How did targeted NCPs fare after referral toSHARE?

  • NCPs worked more, earned more, and paid more child support after referral to SHARE than before.

The employment rate amongall NCPs referred to SHARE increased from one-quarter just before referral to one-third in the quarter of referral, and remained above one-third for the following nine quarters. Average earnings increased 39 percent between the quarter immediately preceding referral and the quarter of referral, and continued to climb. The rate of child support payment nearly doubled just after referral, and consistently exceeded pre-referral highs.

  • Outcomes improved for NCPs who took part in SHARE, but also for those who did not.

NCPs who appeared at a hearing and learned about SHARE had higher employment rates, average earnings, and child support payments than NCPs who never appeared at such a hearing (see Exhibits 2 and 3). Among NCPs who appeared at a SHARE hearing, those referred to WtW services and those not referred had comparable employment rates, but NCPs referred to WtW earned less. Similarly, NCPs referred to WtW and NCPs not referred to WtW were equally likely to pay child support following referral, but NCPs referred to WtW paid less.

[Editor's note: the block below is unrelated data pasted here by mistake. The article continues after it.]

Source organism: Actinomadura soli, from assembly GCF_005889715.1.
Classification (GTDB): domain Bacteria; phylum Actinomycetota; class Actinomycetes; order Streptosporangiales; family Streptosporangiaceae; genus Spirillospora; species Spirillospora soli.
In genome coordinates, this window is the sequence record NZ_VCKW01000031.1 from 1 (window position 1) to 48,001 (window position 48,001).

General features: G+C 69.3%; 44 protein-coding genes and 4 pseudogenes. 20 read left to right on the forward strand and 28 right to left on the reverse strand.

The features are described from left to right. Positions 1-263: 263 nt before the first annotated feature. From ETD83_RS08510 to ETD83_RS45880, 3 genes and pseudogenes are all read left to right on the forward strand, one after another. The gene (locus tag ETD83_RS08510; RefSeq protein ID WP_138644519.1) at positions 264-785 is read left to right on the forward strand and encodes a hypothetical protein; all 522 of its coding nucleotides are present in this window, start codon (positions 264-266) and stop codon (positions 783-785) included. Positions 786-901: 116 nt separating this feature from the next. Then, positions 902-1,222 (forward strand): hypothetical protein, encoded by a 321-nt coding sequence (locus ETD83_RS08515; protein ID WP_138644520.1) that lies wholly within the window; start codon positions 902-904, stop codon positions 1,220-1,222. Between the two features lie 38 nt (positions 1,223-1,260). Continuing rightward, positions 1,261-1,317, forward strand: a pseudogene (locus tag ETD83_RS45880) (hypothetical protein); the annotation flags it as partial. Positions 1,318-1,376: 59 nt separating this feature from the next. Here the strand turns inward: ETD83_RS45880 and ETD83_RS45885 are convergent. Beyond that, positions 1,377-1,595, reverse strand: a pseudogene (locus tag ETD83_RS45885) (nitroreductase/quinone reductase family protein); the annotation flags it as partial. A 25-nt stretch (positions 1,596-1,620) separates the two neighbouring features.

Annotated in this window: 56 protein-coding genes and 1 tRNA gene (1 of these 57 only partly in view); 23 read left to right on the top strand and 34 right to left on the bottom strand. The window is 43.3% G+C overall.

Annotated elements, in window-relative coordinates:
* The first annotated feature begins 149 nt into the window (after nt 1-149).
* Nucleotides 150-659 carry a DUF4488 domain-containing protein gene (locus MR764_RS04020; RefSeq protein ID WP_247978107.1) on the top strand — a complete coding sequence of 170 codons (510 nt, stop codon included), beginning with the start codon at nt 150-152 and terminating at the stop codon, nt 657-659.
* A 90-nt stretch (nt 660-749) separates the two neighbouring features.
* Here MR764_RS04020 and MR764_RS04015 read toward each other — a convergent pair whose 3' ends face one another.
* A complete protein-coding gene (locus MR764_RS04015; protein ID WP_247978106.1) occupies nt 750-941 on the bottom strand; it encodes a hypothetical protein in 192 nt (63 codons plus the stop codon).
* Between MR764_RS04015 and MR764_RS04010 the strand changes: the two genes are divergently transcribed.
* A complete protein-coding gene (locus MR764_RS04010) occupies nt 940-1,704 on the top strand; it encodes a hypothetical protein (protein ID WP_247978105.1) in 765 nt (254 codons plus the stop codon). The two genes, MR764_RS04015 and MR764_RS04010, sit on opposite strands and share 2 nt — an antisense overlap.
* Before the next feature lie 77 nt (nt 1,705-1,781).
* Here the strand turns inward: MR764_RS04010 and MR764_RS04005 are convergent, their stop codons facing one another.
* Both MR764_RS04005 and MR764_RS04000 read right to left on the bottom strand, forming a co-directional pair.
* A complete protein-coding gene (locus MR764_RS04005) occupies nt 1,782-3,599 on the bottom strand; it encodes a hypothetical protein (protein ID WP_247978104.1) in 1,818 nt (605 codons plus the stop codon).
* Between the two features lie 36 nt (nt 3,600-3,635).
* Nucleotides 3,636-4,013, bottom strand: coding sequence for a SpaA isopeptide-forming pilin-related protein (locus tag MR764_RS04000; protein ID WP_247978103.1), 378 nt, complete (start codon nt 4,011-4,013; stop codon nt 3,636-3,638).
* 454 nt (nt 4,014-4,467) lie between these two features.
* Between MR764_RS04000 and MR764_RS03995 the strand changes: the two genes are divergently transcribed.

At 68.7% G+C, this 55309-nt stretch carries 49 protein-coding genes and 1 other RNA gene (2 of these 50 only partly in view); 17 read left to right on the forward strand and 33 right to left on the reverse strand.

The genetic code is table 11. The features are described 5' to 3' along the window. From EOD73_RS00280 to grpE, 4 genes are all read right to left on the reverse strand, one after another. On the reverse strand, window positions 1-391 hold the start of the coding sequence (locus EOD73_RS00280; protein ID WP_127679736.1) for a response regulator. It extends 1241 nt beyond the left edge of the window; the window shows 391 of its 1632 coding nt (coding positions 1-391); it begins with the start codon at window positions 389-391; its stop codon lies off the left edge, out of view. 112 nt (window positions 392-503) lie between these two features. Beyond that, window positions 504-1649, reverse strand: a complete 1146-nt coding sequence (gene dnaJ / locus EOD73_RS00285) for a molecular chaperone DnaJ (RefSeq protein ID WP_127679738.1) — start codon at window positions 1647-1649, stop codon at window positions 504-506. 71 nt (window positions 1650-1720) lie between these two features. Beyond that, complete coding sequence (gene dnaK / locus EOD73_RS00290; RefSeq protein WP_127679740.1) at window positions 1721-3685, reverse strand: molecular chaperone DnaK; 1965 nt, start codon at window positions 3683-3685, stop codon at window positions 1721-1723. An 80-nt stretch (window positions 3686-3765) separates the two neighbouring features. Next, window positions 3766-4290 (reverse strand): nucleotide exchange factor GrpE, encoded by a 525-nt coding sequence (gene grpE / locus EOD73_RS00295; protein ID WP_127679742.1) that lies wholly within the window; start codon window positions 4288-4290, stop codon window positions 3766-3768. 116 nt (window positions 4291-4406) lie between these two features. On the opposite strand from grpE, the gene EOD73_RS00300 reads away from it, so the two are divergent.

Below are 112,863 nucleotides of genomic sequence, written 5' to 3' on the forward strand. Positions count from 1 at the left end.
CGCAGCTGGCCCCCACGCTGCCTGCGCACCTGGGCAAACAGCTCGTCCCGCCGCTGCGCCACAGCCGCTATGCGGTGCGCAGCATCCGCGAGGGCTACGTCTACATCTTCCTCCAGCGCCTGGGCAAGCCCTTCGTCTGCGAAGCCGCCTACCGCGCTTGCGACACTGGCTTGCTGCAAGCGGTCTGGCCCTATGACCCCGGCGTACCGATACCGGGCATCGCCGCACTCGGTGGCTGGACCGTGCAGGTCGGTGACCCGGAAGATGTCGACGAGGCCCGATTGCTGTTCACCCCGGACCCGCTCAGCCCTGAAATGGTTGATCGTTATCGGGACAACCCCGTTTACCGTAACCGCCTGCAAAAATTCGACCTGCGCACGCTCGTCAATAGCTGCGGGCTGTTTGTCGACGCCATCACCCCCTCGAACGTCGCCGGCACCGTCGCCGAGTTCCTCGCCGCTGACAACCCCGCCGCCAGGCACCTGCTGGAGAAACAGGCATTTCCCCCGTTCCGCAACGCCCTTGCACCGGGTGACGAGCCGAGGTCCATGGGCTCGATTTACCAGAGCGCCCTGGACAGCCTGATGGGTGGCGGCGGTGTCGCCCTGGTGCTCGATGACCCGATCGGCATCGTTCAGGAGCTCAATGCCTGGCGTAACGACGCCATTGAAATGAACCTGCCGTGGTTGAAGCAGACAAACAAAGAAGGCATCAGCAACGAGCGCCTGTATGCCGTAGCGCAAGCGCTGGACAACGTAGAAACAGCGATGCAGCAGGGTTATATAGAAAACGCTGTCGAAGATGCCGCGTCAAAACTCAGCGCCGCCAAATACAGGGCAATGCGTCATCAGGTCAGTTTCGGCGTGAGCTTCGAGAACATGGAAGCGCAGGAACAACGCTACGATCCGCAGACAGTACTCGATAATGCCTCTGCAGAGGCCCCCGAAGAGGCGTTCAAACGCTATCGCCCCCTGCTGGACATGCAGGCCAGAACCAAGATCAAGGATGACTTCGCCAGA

Exhibit 2. Employment Outcomes for NCPs Referred to SHARE



_______NCPs who did not appear at aSHARE hearing.

__ __ __NCPs who appeared and were referred to Welfare-to-Work services.

_ _ _ _ _NCPs who appeared and were not referred to Welfare-to-Work services.

Source: Administrative data from state of Washington (as of March 2003).
Notes: NCPs = noncustodial parents; Q0 = quarter of referral toSHARE; average earnings include those NCPs who did have any reported employment in a given quarter.


Exhibit 3. Child Support Outcomes for NCPs Referred to SHARE



_______NCPs who did not appear at aSHARE hearing.

__ __ __NCPs who appeared and were referred to Welfare-to-Work services.

_ _ _ _ _NCPs who appeared and were not referred to Welfare-to-Work services.

Source: Administrative data from state of Washington (as of March 2003).
Notes: NCPs = noncustodial parents; Q0 = quarter of referral toSHARE; average child support collections include those NCPs who did not pay child support in a given quarter.